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Research Project: Genetic Improvement of Small Grains for Biotic and Abiotic Stress Tolerance and Characterization of Pathogen Populations

Location: Plant Science Research

Title: Registration of ‘Appalachian White’ wheat

Author
item Marshall, David
item Fountain, Myron
item GRIFFEY, CARL - Virginia Polytechnic Institution & State University
item HALL, MARLA - Limagrain Cereal Seeds
item JOHNSON, JERRY - University Of Georgia
item Seabourn, Bradford - Brad
item Chen, Yuanhong - Richard
item Costa, Jose
item Brown-Guedira, Gina
item MURPHY, J - North Carolina State University

Submitted to: Journal of Plant Registrations
Publication Type: Peer Reviewed Journal
Publication Acceptance Date: 7/15/2014
Publication Date: N/A
Citation: N/A

Interpretive Summary: ‘Appalachian White’ is a hard white winter wheat, adapted to the eastern U.S. for growing in conventional and organic systems in North Carolina and Virginia. Grain of ‘Appalachian White’ can be milled directly for local bread production.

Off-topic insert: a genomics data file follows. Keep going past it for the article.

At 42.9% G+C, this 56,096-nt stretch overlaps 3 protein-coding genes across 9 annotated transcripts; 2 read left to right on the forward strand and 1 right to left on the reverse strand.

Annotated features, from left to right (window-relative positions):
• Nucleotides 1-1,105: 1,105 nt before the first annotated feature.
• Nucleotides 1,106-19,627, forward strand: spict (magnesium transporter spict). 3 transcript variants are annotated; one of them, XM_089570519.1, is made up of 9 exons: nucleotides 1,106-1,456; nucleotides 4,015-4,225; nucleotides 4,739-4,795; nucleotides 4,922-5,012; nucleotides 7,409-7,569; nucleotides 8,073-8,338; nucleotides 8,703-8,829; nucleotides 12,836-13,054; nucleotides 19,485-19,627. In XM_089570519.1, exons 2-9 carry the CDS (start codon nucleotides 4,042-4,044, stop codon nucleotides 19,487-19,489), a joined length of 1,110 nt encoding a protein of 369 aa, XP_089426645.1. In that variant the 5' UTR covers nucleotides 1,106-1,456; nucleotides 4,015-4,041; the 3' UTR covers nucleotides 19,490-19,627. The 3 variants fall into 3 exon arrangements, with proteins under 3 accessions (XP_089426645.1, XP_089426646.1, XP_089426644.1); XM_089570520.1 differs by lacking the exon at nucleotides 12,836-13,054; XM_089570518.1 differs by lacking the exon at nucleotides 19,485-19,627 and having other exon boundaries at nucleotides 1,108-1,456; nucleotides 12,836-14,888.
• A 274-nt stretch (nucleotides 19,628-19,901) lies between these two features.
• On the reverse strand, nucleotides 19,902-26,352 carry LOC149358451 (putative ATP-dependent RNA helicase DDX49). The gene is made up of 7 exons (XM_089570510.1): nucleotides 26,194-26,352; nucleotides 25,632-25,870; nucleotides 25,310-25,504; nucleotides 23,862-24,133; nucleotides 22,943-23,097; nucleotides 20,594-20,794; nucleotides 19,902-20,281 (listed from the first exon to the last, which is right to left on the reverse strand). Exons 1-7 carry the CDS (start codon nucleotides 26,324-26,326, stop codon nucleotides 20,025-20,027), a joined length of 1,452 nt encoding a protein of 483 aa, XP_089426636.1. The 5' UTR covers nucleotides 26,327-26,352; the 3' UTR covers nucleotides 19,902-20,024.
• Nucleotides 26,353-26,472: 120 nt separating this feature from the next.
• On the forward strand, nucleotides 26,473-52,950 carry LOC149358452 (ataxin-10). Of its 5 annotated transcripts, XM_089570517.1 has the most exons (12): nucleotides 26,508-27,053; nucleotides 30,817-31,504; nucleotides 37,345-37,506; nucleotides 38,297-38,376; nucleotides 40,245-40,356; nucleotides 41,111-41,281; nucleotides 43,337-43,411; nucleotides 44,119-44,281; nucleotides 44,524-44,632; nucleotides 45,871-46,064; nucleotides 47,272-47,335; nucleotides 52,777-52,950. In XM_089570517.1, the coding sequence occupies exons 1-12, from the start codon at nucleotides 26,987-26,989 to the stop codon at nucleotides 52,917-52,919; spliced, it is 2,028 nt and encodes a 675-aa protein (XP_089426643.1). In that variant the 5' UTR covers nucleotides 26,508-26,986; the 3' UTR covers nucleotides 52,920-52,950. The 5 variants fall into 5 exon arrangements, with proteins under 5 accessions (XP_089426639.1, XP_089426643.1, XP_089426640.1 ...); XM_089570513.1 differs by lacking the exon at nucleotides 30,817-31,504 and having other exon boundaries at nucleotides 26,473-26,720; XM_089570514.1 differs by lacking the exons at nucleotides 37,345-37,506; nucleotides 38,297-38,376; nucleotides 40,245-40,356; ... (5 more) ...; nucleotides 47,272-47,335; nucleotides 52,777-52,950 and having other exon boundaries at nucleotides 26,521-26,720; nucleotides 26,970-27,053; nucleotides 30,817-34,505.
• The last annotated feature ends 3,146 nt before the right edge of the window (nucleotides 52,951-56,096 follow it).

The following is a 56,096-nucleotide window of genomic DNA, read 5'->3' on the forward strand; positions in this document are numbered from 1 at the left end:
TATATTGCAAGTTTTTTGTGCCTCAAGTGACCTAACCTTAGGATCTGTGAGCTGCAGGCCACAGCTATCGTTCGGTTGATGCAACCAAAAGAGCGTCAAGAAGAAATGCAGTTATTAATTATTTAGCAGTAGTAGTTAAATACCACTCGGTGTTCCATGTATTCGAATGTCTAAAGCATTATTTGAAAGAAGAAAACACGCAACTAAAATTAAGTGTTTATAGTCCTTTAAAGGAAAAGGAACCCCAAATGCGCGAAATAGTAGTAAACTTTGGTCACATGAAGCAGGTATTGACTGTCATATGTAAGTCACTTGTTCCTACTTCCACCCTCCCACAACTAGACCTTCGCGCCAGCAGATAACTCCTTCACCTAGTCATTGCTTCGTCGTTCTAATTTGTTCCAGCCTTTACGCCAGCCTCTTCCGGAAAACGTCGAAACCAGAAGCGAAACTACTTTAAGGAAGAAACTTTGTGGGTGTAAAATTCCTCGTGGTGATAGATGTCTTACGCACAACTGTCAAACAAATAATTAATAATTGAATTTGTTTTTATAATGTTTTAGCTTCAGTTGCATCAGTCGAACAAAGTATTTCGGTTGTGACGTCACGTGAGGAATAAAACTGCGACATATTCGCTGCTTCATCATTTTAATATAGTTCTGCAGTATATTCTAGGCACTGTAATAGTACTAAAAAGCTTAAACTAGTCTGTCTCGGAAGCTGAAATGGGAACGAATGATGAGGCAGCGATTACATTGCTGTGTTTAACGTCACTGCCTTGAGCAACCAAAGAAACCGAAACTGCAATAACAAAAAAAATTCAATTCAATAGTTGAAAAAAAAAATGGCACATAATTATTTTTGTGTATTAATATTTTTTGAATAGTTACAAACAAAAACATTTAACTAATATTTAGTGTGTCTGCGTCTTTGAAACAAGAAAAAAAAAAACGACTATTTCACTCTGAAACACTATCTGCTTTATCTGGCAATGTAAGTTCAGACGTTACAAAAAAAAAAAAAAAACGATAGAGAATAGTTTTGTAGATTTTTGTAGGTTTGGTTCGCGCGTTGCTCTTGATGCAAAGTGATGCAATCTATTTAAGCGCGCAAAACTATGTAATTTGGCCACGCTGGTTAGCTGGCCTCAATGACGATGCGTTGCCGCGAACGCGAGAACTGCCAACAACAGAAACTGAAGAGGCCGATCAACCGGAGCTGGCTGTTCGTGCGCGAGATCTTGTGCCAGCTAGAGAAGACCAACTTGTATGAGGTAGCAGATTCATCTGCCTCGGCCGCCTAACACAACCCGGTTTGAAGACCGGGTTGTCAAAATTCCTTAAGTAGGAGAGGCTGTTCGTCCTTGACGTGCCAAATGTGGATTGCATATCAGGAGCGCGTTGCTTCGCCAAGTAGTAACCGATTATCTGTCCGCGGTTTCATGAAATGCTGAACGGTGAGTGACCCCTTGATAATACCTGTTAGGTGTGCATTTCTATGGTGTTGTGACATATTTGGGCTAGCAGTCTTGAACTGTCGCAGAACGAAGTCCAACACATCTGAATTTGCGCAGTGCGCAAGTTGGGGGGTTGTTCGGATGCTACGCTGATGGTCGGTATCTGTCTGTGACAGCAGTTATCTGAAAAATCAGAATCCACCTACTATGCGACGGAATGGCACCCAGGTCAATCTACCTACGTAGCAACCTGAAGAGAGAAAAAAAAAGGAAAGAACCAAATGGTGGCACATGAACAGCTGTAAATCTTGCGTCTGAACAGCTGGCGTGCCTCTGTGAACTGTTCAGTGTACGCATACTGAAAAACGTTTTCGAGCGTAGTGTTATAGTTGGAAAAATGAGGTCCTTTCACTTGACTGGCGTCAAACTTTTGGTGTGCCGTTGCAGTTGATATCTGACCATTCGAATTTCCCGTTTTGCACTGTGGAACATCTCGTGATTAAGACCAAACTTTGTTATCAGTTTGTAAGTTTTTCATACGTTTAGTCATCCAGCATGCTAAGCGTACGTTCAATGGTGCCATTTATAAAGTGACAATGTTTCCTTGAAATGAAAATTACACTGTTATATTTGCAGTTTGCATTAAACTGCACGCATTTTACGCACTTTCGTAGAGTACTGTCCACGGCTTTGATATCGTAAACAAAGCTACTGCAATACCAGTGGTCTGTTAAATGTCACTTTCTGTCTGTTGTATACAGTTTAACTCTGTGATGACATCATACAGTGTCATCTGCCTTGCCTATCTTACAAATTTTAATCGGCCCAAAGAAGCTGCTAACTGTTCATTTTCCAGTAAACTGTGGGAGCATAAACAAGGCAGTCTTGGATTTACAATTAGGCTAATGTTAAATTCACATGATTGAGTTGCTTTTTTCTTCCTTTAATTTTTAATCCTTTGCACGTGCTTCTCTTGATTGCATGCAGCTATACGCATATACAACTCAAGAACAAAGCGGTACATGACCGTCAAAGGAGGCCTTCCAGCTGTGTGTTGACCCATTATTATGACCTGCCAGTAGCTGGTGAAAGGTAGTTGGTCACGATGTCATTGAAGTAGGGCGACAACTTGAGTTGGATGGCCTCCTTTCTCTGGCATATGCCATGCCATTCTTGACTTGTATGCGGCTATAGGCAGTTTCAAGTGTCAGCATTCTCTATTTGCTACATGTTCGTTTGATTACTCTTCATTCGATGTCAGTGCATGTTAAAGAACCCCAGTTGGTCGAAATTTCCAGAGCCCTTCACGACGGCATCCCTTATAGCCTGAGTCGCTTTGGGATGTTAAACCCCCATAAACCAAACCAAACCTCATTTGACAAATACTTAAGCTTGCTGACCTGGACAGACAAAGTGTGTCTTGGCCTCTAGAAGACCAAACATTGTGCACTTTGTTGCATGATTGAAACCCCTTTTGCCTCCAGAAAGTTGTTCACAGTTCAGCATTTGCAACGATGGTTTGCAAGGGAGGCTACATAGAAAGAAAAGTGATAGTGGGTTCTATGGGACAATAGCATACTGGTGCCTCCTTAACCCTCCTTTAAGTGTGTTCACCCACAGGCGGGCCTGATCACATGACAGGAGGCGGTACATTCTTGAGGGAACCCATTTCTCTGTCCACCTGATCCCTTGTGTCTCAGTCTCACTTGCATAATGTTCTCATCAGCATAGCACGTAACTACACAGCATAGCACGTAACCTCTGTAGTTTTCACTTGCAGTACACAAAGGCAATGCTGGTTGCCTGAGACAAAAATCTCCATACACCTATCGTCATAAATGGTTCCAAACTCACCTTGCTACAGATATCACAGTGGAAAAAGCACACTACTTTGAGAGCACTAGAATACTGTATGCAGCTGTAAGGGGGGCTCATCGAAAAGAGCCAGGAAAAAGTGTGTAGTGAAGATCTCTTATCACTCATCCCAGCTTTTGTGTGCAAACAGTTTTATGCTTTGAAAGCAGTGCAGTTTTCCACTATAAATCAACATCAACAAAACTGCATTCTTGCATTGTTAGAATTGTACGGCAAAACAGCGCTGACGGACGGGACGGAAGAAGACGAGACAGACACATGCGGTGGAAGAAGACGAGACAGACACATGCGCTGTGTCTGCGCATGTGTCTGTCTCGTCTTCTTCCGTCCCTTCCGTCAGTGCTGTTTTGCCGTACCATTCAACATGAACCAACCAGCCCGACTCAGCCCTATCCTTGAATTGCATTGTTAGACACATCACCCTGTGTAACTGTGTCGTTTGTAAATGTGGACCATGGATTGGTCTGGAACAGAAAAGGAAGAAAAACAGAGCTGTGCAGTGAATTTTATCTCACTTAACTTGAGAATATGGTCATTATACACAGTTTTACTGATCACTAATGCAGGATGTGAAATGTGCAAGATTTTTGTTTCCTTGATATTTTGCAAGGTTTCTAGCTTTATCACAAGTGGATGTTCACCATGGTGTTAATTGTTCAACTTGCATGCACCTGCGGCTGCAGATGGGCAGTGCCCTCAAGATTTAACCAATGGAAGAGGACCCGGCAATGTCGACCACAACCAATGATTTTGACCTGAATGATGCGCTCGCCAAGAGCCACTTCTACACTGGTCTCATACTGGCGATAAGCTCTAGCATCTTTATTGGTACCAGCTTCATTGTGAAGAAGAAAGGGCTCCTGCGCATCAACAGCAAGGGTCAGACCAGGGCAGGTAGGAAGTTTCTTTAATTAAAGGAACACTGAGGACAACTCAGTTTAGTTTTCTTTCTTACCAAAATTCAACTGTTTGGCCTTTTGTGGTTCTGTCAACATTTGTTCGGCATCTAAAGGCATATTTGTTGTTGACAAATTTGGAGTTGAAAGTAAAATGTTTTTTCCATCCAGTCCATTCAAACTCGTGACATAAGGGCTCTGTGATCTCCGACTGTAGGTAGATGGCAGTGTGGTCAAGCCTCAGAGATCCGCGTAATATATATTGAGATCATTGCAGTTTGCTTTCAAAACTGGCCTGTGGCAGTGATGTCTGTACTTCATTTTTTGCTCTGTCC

Technical Abstract: The potential exists to develop and market hard winter wheat (Triticum aestivum L.) in the eastern United States, where a majority of the mills, bakeries, and consumers reside. The primary objective of this study was to develop adapted and competitive hard winter wheat cultivars possessing high-value traits that offer the potential for new and expanded markets and greater profitability to wheat producers in the eastern United States. ‘Appalachian White’ (PI 657998) hard white winter (HWW) wheat was derived from the cross KS2016-U2/Lakin and released by the U.S. Department of Agriculture in 2010. Appalachian White was developed with a modified bulk-breeding method and was tested as ARS05-1234 in the Uniform Bread Wheat Trial throughout the east coast of the U.S. beginning in the 2006-07 winter wheat growing season. Appalachian White is a high yielding, winter hardy, awned, semidwarf (Rht-B1b) having late-season spike emergence and moderate resistance to diseases prevalent in the mid-Atlantic area with the exception of Fusarium head blight [caused by Fusarium graminearum(Schwabe)]. Appalachian White consistently out-yielded the hard white wheat check cultivar ‘Lakin’ by over 400 kg/ha over 40 location-years. Key to the development of a hard wheat for eastern U.S. production, is the ability to produce consistently good grain quality, resulting in good milling and baking characteristics when grown in the humid environments of the eastern U.S. When grown in North Carolina and Virginia, Appalachian White produces good, hard white winter wheat quality grain and flour with an average flour protein of 14.7%.